It is with much joy we took note of the decision by Sessions Court Judge Mabel Sheela Muttiah that led to a consumer (Poratha Corporation Sdn Bhd) justly winning against the car company (FA Wagen Sdn Bhd).
Over the years, the Consumers’ Association of Penang (CAP) has received numerous car complaints from owners of brand-new cars with multiple defects that should not be present in a new car. Any attempt on our part to reason with the car company and remind them of their duty to provide cars that are fit for the purpose (of use) as stated in the Consumer Protection Act 1999 is promptly shut down by the company. They insist that there are no manufacturing defects as everything is within “specification”, including issues such as persistent grinding and squeaking noises that not only cannot be rectified but their origin cannot even be identified; and that the complainant should just keep bringing their car in for servicing. This is no doubt a means for the car company to wash their hands of the problem once the warranty period has ended.
This kind of irresponsible behaviour exhibited by car companies that operate in Malaysia is horrifying as it is apparent that they have no regard for human life. Any vehicle with an inherent defect that is driven on the road is potentially putting the driver and other road users’ lives at risk.
For us, receiving car complaints is particularly frustrating as the people who come to CAP,more often than not,do not have the financial ability to sue the car company in court, which seems to be the only course of action against the unreasonable car companies.The Manager of Poratha Corporation action of suing the car company is a rare exception. Consumers are often left with a defective big-ticket item that they do not dare use because it could endanger their lives.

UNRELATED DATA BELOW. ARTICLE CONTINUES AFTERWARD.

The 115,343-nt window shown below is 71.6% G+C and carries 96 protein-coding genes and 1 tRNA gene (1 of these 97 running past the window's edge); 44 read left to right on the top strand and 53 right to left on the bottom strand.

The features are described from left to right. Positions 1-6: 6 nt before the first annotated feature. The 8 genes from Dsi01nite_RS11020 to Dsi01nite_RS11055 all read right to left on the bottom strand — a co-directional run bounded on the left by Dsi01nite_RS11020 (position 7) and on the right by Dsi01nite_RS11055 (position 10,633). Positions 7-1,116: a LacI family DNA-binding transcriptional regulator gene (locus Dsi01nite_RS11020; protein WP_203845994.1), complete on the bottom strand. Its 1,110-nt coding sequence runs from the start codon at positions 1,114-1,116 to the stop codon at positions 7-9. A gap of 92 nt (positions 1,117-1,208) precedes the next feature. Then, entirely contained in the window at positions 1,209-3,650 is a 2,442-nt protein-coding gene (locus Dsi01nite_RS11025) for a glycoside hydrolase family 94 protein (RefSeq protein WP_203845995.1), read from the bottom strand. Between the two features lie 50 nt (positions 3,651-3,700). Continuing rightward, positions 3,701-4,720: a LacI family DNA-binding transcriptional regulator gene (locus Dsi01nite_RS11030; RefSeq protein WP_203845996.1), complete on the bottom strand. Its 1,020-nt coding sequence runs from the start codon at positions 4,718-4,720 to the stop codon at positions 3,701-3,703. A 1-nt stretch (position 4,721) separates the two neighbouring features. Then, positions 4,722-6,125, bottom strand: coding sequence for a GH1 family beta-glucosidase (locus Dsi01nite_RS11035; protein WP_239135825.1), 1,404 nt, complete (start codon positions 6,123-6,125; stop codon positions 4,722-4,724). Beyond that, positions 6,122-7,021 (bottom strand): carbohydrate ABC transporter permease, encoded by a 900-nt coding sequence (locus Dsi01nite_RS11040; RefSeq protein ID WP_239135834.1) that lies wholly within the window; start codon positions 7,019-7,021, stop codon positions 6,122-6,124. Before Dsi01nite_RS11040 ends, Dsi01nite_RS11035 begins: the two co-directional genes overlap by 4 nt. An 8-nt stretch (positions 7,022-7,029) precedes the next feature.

On this note, the point Judge Mabel Sheela Muttiah brought up about the Lemon Law is a very important one. CAP has been advocating for introducing the Lemon Law as part of our CPA 1999. In 2018 CAP issued a statement pointing out how having the Lemon Law would benefit consumers. For instance, if there is a defect that appears within a certain period of time (Singapore is the first 6 months and in the US time frame differs by state) and cannot be fixed then the car company cannot insist on endlessly “servicing” the car but must replace it immediately.
It is high time the Ministry properly look into implementing the Lemon Law in Malaysia.